They need to have at least half the lineup producing on any given night, but that’s a pipe dream and that’s not Giants baseball. They need 1-3 guys to produce and the pitching to be what it needs to be. As I mentioned before, it’s far more important for the Giants starters to pitch as we’ve come to expect than it is for the bats to be exemplary.

Many thanks to the Curse for taking time to type answers instead of referring me to @Tylonol ft Skrillex as he would likely do on Twitter.  Also, RIP John Stamos (RT for respect, favorite for love).

 

Also, you can click here for the answers I pulled out of a hat in response to the Curse’s questions.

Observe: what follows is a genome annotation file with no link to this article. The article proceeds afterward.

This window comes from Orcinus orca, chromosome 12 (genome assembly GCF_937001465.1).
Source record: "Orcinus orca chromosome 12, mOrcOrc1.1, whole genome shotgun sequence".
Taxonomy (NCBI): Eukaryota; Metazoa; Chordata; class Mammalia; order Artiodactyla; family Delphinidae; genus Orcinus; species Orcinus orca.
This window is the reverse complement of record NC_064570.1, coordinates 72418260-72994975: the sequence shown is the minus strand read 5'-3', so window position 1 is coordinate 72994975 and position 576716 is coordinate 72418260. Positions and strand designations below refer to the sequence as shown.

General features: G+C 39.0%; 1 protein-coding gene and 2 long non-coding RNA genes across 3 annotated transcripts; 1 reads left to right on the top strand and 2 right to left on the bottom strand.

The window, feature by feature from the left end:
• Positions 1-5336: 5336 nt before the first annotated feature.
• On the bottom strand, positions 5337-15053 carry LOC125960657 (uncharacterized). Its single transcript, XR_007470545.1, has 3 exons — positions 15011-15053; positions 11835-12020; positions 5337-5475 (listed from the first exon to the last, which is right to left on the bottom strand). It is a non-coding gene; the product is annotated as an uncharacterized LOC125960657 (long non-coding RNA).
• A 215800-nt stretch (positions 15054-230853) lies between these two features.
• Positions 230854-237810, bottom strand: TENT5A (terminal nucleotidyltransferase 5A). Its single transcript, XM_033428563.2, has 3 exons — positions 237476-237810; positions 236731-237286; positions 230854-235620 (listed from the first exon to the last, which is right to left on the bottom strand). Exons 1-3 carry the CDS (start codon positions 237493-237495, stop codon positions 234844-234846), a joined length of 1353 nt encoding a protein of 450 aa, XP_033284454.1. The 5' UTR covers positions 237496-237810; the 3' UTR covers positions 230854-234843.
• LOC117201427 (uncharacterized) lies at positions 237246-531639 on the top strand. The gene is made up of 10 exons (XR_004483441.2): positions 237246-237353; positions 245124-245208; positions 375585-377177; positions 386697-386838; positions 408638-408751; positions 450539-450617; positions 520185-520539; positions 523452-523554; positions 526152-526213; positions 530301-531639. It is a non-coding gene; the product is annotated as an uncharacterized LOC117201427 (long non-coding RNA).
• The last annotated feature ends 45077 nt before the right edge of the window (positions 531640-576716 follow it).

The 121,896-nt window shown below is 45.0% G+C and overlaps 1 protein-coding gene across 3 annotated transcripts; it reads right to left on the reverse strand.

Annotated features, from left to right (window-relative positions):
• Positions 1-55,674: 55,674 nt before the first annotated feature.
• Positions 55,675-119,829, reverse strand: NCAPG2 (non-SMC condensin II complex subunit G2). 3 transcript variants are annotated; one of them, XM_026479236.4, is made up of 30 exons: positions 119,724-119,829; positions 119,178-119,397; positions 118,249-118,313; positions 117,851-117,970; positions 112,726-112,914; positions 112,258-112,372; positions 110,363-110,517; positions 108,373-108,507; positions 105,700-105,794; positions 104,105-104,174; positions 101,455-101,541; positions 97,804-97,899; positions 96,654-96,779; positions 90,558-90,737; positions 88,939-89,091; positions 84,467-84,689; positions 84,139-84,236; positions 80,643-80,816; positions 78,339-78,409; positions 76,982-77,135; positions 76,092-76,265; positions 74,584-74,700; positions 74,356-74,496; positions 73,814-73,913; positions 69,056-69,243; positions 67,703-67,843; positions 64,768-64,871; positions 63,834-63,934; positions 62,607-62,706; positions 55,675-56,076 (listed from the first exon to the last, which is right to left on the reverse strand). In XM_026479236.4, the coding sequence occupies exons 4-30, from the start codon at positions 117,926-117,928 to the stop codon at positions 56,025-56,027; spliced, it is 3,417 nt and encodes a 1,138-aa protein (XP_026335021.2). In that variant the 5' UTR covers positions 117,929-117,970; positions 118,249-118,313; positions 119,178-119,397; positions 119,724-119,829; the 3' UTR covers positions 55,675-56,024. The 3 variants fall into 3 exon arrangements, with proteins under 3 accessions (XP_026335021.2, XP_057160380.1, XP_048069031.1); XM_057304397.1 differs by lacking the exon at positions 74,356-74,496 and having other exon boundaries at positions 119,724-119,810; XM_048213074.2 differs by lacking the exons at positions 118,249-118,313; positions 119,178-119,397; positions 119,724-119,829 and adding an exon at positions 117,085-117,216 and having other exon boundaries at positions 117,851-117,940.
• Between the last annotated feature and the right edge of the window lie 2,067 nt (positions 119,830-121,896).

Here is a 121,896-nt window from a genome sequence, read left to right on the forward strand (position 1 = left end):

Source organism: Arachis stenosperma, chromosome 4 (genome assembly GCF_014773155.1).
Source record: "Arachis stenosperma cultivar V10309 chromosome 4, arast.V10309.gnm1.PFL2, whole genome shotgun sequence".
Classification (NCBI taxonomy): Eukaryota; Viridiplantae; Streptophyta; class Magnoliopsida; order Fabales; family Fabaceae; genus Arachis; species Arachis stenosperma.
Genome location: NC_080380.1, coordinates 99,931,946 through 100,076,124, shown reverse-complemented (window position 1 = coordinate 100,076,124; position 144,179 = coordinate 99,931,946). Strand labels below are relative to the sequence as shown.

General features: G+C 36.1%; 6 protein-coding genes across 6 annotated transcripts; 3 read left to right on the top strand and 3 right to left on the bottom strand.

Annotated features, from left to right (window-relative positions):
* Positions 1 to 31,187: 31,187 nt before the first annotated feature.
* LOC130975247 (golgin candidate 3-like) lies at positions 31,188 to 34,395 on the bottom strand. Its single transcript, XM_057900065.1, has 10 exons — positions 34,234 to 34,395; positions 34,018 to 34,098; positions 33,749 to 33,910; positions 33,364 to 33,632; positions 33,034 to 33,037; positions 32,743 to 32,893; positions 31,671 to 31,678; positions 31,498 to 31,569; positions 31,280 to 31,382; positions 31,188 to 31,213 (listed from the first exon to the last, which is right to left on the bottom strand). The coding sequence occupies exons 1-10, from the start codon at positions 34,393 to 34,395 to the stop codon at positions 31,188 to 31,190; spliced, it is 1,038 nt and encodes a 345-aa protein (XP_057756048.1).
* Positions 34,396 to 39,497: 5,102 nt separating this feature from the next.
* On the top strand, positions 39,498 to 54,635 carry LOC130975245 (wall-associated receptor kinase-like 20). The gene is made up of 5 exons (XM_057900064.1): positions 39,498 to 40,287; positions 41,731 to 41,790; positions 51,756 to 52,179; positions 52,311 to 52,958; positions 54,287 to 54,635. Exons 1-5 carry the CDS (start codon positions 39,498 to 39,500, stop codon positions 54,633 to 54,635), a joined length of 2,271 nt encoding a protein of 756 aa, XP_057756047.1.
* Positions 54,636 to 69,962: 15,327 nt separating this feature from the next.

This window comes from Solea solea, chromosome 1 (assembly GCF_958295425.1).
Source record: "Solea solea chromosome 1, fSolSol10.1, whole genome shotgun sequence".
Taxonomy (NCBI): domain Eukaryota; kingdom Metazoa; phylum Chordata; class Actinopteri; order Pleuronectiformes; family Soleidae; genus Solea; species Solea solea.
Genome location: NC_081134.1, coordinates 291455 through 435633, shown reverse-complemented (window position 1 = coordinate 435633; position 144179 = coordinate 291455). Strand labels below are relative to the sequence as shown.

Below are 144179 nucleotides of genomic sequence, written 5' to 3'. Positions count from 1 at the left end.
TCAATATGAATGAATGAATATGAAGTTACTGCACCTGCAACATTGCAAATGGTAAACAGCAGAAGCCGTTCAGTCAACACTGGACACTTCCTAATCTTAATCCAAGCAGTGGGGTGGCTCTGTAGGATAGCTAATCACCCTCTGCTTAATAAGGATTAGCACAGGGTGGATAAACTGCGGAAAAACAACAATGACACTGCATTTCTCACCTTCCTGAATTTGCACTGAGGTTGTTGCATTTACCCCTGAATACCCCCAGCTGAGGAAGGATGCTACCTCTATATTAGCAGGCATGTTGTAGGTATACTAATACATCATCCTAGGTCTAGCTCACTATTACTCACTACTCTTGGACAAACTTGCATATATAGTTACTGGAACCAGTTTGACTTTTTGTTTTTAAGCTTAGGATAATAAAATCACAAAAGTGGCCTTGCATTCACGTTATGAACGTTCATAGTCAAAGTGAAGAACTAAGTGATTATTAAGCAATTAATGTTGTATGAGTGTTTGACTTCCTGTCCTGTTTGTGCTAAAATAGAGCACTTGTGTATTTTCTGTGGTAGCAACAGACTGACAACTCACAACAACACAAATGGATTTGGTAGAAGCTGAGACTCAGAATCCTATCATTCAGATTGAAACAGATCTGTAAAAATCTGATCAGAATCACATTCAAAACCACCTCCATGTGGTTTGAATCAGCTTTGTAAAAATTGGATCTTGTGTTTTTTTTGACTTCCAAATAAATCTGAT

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Cardinals fan since I could hold a fishing pole steady. Accidental blogger. Opinionated. I could care less about what you think of me. Constantly confounded, bemused, and confuzzled (ie I'm a pc and a mac). I'm an IT infrastructure analyst with a penchant for breaking tech toys. I ate a sabermetric primer for breakfast. I love playing "All-powerful GM of MLB". The 2010 Cardinals represented a good, practical definition "cognitive dissonance". The 2011 version got by on duct tape and a prayer, and I'm fine with that. They just need new tape for #12 in 12.